Cleveland_Clinic_Physician: There are two types of genetics in Alzheimer disease; risk factor and causal. The causal part of genetics is rare in Alzheimer disease (affecting around one percent of cases) and is due to one of three possible genetic mutations. It tends to occur in young people (between the ages of 30 and 60 years old) and generally affects half of the family. The genetic risk factor is the normal variation of a gene called APOE. It comes in three types: one is protective (APOE2) and one is a risk factor for Alzheimer disease (APOE4). More importantly, not everyone who has APOE4 will get Alzheimer disease. Additionally, one half of the Alzheimer disease population does not even have the APOE4 gene variant.
jjk: My mother had dementia and the onset was when she was about 84 years old. She is 90 years old now. I am 53 years old and I am starting to worry that perhaps I am having some symptoms. I am not sure if it is related to my being her primary caregiver or if it is actually an issue. What should I be doing for my own care at this point to address this issue?
Cleveland_Clinic_Physician: Approximately one third to one half of all individuals age 85 years of age or older have dementia, and another large portion have cognitive (e.g. memory) problems not severe enough to affect their day-to-day activities. Having a family member with Alzheimer disease does slightly increase one’s risk from the general population, but having someone with an unknown cause of dementia at the age of your mother is not uncommon to others in the general population as everyone is living longer. So, your overall risk of developing dementia in regards to your mother’s medical history is negligible compared to the general population.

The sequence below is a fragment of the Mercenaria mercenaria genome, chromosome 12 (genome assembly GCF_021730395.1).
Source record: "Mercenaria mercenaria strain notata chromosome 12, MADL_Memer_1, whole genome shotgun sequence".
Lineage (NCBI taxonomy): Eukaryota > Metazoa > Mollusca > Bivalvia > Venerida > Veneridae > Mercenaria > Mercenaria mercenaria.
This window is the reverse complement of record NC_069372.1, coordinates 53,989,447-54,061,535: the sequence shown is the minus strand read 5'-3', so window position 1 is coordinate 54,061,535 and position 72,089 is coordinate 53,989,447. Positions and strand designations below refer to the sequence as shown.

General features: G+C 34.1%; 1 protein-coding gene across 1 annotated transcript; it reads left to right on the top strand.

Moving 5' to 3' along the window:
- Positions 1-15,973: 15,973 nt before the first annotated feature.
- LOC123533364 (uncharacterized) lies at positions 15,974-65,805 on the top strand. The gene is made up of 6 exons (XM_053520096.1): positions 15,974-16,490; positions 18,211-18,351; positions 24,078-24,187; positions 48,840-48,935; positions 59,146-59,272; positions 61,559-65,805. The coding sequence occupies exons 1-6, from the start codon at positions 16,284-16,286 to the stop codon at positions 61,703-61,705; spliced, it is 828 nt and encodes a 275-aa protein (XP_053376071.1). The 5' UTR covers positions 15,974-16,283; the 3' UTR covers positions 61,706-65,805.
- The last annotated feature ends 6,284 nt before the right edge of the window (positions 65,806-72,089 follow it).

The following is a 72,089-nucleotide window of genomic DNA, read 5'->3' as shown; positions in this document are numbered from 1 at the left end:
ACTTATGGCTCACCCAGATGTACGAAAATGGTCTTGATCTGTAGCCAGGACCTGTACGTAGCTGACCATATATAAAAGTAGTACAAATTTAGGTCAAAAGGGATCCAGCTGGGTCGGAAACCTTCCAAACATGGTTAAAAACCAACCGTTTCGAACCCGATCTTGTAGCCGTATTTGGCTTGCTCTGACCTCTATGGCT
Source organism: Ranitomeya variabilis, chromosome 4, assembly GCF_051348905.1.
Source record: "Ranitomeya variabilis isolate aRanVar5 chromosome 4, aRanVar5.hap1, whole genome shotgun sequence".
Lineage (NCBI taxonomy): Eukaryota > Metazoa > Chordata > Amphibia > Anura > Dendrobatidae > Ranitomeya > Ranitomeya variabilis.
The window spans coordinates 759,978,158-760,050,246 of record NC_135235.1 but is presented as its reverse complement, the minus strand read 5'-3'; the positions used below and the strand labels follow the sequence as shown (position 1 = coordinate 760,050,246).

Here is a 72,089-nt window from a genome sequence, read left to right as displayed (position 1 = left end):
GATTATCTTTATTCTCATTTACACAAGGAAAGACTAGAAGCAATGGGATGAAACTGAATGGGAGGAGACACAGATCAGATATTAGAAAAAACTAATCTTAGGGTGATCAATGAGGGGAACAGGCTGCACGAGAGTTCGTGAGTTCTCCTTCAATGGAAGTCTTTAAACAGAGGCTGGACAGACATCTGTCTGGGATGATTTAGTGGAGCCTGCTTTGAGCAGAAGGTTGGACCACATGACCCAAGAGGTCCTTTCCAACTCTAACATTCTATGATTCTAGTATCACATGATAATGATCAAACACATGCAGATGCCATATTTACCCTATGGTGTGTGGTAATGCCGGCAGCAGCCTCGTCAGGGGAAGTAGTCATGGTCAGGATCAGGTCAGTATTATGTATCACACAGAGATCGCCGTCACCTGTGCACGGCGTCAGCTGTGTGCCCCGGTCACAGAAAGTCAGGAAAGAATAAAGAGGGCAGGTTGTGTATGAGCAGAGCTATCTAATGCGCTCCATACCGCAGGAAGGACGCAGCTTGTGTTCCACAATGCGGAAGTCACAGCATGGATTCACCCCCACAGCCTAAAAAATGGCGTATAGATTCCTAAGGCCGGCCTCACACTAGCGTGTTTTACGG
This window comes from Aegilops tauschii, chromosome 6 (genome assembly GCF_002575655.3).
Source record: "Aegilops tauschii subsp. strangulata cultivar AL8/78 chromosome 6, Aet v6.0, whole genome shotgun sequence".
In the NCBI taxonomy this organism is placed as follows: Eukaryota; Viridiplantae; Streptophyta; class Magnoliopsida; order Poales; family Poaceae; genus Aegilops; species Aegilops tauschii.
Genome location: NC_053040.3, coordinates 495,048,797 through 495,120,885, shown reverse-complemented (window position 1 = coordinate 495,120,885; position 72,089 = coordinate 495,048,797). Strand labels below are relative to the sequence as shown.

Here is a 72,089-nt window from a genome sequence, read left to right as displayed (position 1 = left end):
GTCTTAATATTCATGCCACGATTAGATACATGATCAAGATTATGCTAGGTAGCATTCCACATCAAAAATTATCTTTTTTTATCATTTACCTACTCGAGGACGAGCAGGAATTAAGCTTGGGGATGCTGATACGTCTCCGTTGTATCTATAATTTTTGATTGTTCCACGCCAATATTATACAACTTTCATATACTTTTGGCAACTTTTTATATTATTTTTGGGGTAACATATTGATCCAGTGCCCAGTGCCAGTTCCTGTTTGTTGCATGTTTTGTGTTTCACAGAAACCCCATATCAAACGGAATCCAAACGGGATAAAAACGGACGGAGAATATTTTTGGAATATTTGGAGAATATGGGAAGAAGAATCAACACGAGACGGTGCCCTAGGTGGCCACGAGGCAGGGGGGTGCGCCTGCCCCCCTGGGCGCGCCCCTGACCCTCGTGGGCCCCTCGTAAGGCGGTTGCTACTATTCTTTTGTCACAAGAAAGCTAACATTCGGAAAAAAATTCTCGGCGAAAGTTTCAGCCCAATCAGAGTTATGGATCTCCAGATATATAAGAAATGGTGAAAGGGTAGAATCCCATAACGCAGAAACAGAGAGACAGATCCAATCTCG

You are right in that being a primary caregiver for someone with dementia increases your risk of medical and mental illnesses, particularly depression. There are many other reasons for memory problems at your age, and if you or someone else has noticed that your memory has changed from what it was five to 10 years ago, you should be evaluated to see what is causing it. There are some data that spouses that are caregivers to another spouse with dementia are at increased risk of developing dementia, but I’m not aware of any data suggesting this for other populations (e.g. children caregivers).
Gender Differences for Young-Onset Alzheimer Disease
jolly green giant: Are males or females more likely to get young-onset Alzheimer disease?
Cleveland_Clinic_Physician: In general Alzheimer disease is more common in females and this trend is also true of young-onset Alzheimer disease, though there is less of difference between the sexes in the younger population. There are some forms of young-onset dementia that tend to be more common in men than women, such as frontotemporal dementia and post-traumatic brain injury-associated dementia (chronic traumatic encephalopathy).